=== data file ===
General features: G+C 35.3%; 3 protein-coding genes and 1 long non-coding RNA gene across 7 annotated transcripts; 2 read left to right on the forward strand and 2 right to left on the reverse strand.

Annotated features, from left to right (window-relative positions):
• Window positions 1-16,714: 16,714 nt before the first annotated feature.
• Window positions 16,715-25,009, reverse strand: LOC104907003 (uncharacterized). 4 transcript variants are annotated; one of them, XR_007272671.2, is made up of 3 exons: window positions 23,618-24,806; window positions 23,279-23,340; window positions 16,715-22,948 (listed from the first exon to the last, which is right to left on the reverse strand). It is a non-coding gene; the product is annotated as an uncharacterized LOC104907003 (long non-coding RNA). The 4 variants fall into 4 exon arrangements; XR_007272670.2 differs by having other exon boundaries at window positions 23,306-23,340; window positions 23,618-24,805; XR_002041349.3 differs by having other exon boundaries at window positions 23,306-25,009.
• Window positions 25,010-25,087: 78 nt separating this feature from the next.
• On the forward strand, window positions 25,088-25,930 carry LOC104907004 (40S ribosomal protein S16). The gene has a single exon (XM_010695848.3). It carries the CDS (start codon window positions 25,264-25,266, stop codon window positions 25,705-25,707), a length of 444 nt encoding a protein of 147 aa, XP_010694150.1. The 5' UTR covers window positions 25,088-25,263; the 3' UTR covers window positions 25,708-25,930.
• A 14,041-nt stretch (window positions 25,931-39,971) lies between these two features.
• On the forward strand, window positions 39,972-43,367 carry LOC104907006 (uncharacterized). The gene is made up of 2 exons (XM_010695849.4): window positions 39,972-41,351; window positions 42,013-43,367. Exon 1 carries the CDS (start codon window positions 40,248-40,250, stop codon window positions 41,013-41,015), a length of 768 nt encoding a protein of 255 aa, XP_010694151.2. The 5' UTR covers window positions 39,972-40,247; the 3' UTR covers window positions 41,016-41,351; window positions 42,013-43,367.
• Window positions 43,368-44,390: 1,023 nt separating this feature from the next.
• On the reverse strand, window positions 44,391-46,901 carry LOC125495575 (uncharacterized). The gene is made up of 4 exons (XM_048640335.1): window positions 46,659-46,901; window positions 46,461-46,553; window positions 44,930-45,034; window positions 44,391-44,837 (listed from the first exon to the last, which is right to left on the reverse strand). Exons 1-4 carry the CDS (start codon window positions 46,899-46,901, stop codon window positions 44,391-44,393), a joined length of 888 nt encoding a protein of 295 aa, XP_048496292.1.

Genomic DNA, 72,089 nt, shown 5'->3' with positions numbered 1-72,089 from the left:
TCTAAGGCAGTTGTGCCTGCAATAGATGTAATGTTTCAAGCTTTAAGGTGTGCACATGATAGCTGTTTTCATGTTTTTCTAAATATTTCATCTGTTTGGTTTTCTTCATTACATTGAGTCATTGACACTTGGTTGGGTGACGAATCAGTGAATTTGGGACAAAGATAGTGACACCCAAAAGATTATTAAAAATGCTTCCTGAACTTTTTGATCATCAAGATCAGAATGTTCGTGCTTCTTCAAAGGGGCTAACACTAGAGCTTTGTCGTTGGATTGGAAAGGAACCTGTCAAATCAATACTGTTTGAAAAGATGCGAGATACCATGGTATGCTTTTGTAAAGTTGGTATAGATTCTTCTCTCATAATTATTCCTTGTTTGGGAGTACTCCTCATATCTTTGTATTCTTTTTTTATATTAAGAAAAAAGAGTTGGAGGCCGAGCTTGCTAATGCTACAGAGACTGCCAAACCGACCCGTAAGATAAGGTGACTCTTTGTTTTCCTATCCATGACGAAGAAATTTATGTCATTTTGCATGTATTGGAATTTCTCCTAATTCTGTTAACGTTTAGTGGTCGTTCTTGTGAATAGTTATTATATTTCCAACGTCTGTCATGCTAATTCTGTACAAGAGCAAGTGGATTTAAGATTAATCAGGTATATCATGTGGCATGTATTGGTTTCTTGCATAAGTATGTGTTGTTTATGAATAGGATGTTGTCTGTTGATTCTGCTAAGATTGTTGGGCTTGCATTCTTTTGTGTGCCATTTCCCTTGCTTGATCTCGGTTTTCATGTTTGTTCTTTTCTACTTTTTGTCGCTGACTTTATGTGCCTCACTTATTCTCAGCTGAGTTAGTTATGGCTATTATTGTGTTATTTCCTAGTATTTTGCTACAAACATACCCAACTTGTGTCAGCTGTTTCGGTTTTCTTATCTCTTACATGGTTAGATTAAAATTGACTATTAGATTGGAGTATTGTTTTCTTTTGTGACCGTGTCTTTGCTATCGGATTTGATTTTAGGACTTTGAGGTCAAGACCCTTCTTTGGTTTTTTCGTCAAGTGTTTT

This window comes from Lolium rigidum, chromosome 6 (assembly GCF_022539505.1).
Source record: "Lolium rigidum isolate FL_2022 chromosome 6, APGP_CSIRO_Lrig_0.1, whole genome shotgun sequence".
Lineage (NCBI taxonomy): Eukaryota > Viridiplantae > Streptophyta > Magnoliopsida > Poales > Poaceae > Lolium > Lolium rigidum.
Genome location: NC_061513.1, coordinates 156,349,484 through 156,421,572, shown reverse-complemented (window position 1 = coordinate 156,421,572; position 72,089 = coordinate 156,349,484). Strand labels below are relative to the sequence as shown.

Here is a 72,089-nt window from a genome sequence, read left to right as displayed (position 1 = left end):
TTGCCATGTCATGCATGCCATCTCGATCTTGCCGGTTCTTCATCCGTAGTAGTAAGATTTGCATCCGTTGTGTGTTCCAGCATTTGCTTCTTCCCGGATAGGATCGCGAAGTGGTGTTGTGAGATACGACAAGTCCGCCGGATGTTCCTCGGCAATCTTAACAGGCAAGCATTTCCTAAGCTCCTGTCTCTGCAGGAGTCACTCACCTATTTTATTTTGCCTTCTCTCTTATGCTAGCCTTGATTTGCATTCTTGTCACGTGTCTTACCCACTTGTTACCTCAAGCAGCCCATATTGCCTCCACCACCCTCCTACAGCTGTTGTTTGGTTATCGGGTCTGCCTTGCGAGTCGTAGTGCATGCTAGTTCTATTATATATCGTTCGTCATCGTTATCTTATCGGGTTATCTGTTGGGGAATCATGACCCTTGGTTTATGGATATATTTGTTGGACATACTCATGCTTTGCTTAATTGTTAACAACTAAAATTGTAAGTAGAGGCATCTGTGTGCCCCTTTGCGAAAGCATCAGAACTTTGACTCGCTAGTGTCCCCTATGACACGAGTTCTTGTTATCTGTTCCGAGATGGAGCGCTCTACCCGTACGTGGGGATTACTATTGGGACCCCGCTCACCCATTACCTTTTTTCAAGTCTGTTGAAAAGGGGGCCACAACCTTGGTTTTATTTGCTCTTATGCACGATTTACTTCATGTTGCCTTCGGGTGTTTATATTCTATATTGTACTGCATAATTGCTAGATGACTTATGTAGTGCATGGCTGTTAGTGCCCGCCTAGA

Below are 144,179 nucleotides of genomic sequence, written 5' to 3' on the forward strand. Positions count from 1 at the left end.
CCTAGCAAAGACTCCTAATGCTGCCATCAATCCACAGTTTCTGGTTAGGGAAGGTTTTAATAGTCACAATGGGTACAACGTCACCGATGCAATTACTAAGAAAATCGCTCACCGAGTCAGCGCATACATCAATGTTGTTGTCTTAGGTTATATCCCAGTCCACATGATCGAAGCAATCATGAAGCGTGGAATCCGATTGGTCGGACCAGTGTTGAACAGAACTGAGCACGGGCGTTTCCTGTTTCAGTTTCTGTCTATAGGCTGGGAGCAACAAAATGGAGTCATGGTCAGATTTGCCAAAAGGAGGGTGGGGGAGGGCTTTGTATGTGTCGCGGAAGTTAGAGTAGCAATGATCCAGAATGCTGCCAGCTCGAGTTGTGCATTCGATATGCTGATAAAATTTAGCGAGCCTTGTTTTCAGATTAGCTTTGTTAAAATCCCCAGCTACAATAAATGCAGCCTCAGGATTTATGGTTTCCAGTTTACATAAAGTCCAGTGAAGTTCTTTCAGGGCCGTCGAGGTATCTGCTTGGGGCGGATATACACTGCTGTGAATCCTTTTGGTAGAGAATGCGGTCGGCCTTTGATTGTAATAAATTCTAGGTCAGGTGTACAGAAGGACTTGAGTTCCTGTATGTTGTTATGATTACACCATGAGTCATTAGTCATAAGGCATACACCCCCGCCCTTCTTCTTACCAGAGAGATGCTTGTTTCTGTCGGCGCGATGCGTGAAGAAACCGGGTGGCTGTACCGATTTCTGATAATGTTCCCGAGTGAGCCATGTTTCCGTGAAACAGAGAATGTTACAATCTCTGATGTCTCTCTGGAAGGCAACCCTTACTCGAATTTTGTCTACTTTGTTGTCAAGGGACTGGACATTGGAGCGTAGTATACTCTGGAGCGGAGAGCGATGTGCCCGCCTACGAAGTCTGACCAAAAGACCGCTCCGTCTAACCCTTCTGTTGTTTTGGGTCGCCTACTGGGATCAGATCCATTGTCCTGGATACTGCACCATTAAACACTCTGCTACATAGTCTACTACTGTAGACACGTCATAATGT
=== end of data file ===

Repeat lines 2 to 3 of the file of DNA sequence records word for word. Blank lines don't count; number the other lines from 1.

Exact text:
Annotated features, from left to right (window-relative positions):
• Window positions 1-16,714: 16,714 nt before the first annotated feature.